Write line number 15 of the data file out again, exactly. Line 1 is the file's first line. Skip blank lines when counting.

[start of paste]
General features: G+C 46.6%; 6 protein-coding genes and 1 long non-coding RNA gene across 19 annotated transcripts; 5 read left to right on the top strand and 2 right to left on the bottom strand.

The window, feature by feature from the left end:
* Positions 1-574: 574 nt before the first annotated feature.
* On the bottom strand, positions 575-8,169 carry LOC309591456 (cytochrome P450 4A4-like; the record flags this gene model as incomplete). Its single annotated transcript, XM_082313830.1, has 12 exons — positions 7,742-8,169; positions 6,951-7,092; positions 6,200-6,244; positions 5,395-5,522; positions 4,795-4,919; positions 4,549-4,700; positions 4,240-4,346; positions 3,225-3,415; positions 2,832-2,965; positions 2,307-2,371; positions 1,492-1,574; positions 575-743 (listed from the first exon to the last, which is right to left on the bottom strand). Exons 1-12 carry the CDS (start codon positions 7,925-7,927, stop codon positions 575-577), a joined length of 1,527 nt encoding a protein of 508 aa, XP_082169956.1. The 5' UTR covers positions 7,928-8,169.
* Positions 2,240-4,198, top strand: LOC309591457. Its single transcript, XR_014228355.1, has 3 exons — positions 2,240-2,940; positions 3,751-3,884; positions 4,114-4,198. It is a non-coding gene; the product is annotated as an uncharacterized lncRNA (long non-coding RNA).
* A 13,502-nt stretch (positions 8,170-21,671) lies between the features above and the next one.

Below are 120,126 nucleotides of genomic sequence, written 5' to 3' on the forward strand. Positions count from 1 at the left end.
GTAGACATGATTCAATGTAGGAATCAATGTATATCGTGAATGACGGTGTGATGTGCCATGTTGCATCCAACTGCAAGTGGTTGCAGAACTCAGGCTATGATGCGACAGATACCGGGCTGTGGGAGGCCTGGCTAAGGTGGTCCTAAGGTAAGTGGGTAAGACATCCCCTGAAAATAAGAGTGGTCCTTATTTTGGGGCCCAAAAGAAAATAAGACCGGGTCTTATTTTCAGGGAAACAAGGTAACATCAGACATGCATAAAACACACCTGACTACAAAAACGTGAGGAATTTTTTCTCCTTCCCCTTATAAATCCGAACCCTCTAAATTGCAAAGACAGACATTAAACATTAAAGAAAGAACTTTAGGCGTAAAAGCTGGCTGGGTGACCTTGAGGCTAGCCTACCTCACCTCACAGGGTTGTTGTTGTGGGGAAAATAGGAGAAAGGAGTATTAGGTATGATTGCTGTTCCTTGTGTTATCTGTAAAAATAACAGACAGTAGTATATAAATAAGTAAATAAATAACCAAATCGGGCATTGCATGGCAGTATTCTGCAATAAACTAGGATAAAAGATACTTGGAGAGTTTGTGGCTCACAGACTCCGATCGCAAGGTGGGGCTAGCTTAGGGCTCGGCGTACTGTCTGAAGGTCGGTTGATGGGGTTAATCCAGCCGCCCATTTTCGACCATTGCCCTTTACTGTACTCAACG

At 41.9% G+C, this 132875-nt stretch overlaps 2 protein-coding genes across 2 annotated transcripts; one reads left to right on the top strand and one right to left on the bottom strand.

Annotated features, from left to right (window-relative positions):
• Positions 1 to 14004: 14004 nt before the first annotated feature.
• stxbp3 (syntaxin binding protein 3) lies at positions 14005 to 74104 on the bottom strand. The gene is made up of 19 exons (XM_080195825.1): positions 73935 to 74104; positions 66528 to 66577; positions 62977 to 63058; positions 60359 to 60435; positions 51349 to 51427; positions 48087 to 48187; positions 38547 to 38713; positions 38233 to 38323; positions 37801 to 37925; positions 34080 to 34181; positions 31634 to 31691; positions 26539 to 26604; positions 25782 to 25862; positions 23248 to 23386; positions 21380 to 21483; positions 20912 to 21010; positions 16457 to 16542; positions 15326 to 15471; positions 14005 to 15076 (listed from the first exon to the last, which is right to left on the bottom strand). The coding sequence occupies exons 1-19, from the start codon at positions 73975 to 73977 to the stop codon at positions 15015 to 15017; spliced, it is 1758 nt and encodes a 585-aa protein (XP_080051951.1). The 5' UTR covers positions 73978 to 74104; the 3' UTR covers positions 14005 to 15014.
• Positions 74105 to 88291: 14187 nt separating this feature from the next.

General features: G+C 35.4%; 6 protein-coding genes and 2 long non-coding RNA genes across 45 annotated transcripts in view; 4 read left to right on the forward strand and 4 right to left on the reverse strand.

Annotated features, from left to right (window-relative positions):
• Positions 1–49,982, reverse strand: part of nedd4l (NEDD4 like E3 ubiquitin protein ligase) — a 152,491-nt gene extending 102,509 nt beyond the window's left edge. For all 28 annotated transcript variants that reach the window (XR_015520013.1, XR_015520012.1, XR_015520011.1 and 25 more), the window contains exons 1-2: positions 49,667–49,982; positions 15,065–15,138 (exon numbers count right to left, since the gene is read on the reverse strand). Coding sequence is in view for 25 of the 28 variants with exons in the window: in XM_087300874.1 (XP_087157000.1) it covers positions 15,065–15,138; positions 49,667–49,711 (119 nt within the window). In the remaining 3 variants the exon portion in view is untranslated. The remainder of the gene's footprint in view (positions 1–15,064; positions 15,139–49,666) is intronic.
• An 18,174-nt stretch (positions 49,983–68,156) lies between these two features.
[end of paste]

Annotated features, from left to right (window-relative positions):